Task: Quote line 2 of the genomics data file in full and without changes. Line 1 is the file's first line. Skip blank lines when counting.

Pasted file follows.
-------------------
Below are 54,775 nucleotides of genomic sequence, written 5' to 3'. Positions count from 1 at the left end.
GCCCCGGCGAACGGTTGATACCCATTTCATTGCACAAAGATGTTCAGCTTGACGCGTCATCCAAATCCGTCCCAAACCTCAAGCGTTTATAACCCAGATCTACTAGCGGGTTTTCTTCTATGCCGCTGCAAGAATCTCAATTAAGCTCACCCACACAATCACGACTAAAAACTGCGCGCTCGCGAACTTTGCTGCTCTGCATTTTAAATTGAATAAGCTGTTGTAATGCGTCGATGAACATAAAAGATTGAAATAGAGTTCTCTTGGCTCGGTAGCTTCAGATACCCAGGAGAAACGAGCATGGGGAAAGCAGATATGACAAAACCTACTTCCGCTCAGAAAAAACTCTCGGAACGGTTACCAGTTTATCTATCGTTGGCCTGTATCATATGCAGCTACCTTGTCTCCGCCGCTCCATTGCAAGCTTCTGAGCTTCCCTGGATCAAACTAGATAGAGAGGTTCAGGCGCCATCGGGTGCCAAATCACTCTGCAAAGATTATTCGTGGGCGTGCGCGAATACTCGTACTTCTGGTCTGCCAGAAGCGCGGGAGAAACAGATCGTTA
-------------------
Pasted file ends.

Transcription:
GCCCCGGCGAACGGTTGATACCCATTTCATTGCACAAAGATGTTCAGCTTGACGCGTCATCCAAATCCGTCCCAAACCTCAAGCGTTTATAACCCAGATCTACTAGCGGGTTTTCTTCTATGCCGCTGCAAGAATCTCAATTAAGCTCACCCACACAATCACGACTAAAAACTGCGCGCTCGCGAACTTTGCTGCTCTGCATTTTAAATTGAATAAGCTGTTGTAATGCGTCGATGAACATAAAAGATTGAAATAGAGTTCTCTTGGCTCGGTAGCTTCAGATACCCAGGAGAAACGAGCATGGGGAAAGCAGATATGACAAAACCTACTTCCGCTCAGAAAAAACTCTCGGAACGGTTACCAGTTTATCTATCGTTGGCCTGTATCATATGCAGCTACCTTGTCTCCGCCGCTCCATTGCAAGCTTCTGAGCTTCCCTGGATCAAACTAGATAGAGAGGTTCAGGCGCCATCGGGTGCCAAATCACTCTGCAAAGATTATTCGTGGGCGTGCGCGAATACTCGTACTTCTGGTCTGCCAGAAGCGCGGGAGAAACAGATCGTTA